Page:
Uploaded by Evelyn Aguilera Arce


Sorting out the
Dr. E. McSquare
Scientist Dr. E. McSquare is compiling his scientific findings into a single volume. He forgot to
give titles to the sections of his reports and now they’re all mixed up! Use the definition
guide to help Dr. McSquare label his reports.
Definition Guide:
Q = Question: The question is the first part of the scientific process. What question do you want to
H = Hypothesis: A hypothesis is a statement that can be proven true or false. It is often written in
the form “If (a) then (b).”
E = Experiment: The experiment is an activity that is used to test if your hypothesis is true or false.
D = Data: Data are the results of the experiment.
C = Conclusion: The conclusion is a final statement that describes what you learned from the
experiment and results.
I will test my lab partners’ resting heart rates by counting their heart beats in three
different positions: lying down, sitting, and standing up.
Object: Bounce count
Golf ball: 4 bounces
Medicine Ball: 7 bounces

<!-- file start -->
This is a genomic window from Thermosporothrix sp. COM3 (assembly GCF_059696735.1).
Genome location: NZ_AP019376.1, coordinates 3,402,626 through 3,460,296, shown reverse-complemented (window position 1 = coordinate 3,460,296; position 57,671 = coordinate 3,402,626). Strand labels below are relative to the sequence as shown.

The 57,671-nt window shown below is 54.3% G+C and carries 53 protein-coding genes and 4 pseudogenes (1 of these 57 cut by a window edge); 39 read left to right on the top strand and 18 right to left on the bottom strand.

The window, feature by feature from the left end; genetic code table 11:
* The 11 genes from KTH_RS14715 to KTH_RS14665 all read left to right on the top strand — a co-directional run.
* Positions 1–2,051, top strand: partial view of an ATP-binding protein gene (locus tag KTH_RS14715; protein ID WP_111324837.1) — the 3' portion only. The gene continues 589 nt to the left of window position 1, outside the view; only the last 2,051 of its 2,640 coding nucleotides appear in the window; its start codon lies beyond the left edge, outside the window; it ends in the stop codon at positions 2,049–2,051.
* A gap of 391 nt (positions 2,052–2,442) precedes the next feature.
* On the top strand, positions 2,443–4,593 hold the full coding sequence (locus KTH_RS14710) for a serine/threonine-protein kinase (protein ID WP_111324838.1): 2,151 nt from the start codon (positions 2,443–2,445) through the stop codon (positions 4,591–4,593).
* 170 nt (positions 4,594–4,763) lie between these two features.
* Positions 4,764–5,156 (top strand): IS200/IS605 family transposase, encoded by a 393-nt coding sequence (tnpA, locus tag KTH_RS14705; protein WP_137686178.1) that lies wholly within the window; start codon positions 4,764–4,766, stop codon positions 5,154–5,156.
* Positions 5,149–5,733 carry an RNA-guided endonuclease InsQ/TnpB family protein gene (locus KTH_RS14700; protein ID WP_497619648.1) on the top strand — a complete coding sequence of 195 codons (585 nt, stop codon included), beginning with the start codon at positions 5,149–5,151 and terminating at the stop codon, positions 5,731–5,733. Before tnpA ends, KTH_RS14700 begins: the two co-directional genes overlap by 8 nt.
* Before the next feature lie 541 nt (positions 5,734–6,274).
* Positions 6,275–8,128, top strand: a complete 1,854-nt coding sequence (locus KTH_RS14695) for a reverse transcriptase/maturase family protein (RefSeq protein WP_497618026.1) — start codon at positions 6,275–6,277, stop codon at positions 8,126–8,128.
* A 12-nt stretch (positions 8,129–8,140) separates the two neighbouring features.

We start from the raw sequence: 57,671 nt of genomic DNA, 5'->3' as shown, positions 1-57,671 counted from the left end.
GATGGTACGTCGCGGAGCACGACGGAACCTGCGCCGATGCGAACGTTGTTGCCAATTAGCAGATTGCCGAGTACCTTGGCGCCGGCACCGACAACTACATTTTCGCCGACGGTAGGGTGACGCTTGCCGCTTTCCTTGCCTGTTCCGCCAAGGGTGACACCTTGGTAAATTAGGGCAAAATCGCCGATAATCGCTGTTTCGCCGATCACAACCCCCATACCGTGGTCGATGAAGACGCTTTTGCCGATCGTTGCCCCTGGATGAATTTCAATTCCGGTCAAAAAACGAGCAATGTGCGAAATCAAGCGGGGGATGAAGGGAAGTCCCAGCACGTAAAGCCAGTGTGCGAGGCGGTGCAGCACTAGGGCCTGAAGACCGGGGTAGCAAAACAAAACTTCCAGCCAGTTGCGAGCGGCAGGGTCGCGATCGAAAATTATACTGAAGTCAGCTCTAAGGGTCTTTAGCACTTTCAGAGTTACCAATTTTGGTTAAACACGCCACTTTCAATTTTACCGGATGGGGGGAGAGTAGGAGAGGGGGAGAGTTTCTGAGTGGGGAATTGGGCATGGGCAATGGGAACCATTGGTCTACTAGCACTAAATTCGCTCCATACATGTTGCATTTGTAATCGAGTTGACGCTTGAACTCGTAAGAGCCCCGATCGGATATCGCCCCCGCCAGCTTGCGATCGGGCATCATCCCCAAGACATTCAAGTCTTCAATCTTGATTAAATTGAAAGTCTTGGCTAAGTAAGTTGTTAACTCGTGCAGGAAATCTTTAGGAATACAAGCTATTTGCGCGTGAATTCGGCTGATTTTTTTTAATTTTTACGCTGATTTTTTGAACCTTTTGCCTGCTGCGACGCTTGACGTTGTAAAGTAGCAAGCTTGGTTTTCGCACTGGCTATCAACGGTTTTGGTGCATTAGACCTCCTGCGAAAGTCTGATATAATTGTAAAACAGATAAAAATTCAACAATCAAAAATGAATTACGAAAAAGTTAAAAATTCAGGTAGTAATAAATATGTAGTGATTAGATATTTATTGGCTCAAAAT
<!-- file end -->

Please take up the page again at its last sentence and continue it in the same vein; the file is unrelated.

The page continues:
Baseball: 5 bounces
Do heavier objects bounce higher on a trampoline?
If standing up requires more physical effort than lying down, then one’s pulse standing up
will be faster than one’s pulse lying down.
From a fixed height, I will drop a variety of objects onto a trampoline several times and
observe the number of bounces.
If there is and equal an opposite reaction to every action, then heavier objects will bounce
higher off a trampoline.
Maurice: Lying down - 55 bpm, Sitting - 59 bpm, Standing - 65 bpm
Lucy: Lying down - 58 bpm, Sitting - 60 bpm, Standing - 70 bpm
Carlos: Lying down - 51 bpm, Sitting - 54 bpm, Standing - 56 bpm
How does your resting heart rate change depending on your position?
The experiment and data show that heavier objects bounce higher on trampolines.
A person’s position affects his or her resting heart rate. The heart rate is higher if the body
is upright.
Copyright 2010-2011 Education.com
www.education.com/worksheets created by: